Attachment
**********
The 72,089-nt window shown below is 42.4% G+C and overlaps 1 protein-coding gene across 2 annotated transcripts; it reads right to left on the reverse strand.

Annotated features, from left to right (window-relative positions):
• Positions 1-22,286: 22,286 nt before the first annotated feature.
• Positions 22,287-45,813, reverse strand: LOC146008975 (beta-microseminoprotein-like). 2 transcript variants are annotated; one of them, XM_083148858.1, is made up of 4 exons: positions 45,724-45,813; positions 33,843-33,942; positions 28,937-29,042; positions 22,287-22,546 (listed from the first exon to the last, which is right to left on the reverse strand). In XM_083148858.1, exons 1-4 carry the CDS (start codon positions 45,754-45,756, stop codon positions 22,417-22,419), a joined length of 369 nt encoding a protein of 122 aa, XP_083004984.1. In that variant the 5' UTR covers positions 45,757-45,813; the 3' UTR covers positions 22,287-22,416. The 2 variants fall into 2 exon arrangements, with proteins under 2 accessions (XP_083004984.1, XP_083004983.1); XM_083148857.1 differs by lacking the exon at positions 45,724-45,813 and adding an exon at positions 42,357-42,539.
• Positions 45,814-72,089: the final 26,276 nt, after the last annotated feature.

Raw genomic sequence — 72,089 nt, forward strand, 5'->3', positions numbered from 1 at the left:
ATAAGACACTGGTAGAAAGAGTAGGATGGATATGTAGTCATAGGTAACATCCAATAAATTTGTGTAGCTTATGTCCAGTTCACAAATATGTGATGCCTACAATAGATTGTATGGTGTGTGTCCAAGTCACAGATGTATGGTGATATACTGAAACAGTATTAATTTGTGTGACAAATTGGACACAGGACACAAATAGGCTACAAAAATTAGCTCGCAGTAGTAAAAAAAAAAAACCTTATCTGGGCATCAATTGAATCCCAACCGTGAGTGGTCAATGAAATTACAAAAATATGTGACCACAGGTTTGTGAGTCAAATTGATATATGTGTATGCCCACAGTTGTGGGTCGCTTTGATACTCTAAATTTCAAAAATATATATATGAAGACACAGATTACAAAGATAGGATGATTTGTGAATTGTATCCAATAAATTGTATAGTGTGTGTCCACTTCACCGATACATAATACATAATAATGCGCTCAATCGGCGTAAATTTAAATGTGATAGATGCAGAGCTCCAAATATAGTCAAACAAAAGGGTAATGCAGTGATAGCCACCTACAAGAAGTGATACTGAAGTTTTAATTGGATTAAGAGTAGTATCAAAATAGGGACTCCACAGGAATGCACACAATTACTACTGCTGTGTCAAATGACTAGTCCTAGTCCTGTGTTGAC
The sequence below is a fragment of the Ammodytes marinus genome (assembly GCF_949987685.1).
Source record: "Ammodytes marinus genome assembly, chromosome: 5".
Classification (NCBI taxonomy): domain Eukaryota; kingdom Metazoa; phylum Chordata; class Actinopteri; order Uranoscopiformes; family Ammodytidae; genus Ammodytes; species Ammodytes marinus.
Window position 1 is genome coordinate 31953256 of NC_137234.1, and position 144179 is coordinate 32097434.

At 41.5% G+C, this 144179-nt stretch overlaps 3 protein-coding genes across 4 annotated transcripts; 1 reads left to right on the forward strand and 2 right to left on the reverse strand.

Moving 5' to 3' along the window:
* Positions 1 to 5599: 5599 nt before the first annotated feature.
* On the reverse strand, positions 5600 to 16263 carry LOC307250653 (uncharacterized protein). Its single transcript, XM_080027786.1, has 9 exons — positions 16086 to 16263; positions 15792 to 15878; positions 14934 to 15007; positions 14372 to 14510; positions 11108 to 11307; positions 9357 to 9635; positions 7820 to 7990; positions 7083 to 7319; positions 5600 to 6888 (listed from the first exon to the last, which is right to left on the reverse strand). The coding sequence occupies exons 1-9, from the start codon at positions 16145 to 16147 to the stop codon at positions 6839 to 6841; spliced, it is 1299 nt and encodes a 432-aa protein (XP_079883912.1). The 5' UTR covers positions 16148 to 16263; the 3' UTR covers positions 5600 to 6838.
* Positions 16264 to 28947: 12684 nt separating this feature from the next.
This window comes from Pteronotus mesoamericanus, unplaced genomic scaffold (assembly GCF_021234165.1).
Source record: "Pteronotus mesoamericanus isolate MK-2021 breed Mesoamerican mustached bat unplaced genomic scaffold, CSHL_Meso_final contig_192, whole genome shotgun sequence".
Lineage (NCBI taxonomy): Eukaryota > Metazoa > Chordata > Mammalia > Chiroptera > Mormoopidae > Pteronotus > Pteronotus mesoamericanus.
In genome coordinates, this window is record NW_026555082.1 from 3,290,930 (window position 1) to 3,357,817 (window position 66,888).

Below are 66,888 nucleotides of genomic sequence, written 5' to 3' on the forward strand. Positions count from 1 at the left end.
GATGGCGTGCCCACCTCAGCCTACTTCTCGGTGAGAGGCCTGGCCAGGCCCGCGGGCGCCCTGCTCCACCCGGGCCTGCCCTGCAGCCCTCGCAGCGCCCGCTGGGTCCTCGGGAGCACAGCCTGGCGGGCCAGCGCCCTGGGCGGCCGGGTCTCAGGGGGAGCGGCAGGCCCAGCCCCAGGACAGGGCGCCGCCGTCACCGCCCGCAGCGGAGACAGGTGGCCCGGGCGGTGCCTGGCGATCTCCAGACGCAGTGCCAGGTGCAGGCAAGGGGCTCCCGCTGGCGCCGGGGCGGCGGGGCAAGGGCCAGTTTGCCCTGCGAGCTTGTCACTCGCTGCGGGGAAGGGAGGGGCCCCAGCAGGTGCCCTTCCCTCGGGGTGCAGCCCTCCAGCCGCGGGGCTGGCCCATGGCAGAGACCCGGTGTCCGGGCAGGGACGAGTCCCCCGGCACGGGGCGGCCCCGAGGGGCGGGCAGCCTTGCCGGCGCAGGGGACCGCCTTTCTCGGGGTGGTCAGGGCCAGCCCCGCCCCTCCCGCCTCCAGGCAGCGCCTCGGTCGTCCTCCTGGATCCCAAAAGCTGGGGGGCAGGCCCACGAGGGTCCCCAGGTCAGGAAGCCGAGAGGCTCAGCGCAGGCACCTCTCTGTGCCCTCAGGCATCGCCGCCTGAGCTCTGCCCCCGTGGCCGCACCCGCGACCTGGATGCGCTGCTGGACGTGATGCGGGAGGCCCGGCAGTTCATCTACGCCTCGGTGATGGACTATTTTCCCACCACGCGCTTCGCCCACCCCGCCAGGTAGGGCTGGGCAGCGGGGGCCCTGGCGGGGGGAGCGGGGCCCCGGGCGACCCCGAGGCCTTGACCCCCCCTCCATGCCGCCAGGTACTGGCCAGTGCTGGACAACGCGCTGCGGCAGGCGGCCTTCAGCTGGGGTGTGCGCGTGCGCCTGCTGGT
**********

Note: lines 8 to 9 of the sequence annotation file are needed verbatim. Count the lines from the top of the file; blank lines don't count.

The sequence below is a fragment of the Ammodytes marinus genome (assembly GCF_949987685.1).
Source record: "Ammodytes marinus genome assembly, chromosome: 5".